'Alcatraz' - on many levels the visit irritated me, partly the Disneyfication and advance booking, then the many layers of the islands as bird sanctuary, prison and Native American conquest. What impressed though was the brilliant audio guide - BBC at its very best might be the way to describe it. Very carefully and sensitively juxtapositioning of interviews with former inmates, guards, and family members of guards/governor which between them created a sense or atmosphere of the place like some kind of hideous monastic retreat.

So how do we 'recreate' battlefields" We have the 750th of the Battle of Lewes here in East Sussex next year, as well as us all having five or more years of the run up to, the war and aftermath of 1914-1918.

The opportunity exists to use smart devices to give visitors and pilgrims an enhanced, personalised and lasting memory of these places - but how?

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4 days in Ypres

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Edited by Jonathan Vernon, Friday, 2 Aug 2013, 07:26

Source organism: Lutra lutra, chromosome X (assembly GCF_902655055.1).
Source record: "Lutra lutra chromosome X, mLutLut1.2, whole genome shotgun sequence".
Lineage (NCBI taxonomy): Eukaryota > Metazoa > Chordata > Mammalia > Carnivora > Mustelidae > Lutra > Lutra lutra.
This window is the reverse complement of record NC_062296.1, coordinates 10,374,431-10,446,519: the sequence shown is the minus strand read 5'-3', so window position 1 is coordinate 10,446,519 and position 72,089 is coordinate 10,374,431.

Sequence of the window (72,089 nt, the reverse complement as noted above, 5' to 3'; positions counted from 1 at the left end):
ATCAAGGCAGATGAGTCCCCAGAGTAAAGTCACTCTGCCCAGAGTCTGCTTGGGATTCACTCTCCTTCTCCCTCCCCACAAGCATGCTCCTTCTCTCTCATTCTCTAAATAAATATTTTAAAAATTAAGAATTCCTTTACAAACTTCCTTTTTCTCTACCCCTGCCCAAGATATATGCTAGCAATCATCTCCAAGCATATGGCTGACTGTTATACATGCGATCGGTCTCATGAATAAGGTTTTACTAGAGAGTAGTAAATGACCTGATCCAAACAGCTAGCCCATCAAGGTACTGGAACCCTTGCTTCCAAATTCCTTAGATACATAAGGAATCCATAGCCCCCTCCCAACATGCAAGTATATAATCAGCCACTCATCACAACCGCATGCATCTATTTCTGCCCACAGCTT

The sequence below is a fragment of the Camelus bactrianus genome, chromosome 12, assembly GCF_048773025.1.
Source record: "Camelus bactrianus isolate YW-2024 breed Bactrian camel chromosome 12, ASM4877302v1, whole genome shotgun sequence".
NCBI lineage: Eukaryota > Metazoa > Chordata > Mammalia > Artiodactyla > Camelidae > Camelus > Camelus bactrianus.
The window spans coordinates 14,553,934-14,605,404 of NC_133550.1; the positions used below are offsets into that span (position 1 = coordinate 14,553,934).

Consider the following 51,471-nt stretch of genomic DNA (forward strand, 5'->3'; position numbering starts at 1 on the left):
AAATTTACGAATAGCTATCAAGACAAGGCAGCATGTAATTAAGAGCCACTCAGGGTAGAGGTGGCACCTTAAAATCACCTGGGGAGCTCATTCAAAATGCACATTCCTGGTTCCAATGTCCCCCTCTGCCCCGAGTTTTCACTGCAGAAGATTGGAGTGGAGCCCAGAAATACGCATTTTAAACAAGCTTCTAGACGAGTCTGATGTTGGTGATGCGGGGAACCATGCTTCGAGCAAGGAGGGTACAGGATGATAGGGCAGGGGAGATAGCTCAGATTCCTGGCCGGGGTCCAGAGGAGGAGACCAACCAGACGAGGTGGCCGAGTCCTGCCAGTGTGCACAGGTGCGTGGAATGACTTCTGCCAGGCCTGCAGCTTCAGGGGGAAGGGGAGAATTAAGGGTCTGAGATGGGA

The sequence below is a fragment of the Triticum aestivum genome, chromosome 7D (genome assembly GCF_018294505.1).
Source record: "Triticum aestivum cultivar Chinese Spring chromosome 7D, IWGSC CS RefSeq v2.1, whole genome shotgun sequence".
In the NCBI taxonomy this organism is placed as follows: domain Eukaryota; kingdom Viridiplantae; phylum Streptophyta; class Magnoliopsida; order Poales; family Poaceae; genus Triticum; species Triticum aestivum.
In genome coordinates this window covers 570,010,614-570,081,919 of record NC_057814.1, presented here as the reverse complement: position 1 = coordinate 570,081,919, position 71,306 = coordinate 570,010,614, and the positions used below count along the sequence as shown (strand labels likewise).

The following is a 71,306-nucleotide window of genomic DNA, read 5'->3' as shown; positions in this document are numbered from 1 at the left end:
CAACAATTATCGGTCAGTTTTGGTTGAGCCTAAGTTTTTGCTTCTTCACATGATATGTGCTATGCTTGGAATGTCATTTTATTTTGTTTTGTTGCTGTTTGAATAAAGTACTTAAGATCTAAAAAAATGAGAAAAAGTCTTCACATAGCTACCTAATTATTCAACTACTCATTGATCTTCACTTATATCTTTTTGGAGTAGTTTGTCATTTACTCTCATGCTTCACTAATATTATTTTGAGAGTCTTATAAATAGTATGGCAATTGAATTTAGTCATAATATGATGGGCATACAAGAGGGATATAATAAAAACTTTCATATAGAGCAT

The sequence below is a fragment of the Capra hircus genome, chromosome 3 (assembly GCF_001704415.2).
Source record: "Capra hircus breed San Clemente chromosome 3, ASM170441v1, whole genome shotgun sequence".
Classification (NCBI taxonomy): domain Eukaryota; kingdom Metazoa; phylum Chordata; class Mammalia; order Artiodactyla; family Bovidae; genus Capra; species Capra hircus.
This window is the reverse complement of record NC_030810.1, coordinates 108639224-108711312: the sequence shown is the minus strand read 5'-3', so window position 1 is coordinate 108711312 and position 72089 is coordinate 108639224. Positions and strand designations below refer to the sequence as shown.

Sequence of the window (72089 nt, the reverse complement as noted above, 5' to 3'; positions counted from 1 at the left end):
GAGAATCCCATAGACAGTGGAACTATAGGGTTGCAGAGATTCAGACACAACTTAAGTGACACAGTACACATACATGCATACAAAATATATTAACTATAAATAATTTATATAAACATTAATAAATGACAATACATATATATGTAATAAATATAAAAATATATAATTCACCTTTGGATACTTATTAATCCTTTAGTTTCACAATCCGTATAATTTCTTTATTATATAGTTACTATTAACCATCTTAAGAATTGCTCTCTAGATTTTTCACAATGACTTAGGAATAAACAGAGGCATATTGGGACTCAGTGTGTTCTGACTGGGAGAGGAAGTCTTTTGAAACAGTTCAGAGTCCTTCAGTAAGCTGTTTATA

The obsessive in me required that I filled the OU gap so I have been walking in and out of Ypres looking for spots where my grandfather 'worked' in 1917. I use the term 'work' as he considered it a job. Some job sitting behind a Vicker's Machine Gun. It killed most of them. 96 years after he was here and 21 since he died I finally walked the routes and adjusted once again the images I had in my head of the Ypres Salient. And then I found Egypt House up by Houthulst Forrest where he took some scrapnel fragments and he burried two mates. When he was over for the 75th anniversary of the Third Battle of Ypres (known as Passchendale) he marked the spot with a wreath and broke down in tears. I've felt close to the same looking at registers of names in war cemeteries - especially where I know the names from the hours I spent listening to and then recording my grandfather's memoirs - there was ample opportunity for this as he lived into his 97th year, unlike George Wannop, Dick Piper, Harry Gartenfeld and the many, many others typically aged 19-23 who met a horrible death out here. My late grandfather spared no detail. It is fascinating what impressions I constructed as boy and how these adjusted as I became more informed. To my minds eye as a boy this all took place in the landscape of Northumberland somewhere north east of Alnwick with little war damage to farmhouses or pill boxes. IWM photos gave me a black and white, scared, broken and flat though claustrophobic landscape. Being here opens it out again - the Ypres Canal is as wide as the Tyne, not some British slither and finally this 'salient' can be seen as a vast arena ... 20km across? with the escarpment a series of pimples, while on foot the flatness turns out to be crumpled, like sheets on a bed with streams which made it such a mudbath crossing every halfmile or so. With the 100th anniversary of 1914-18 nearly upon us the museums are getting their act together. 'In Flanders Fields' in the Old Cloth Hall, Ypres is the most stunning exhibition I have visited anywhere on WW1 and very much a 21st interactive and multimedia affair. Www.machineguncorps.com is where I'm pulling together photos, maps and links and where in due course I'll put intervies with Corporal Jack Wilson, M.M. MGC.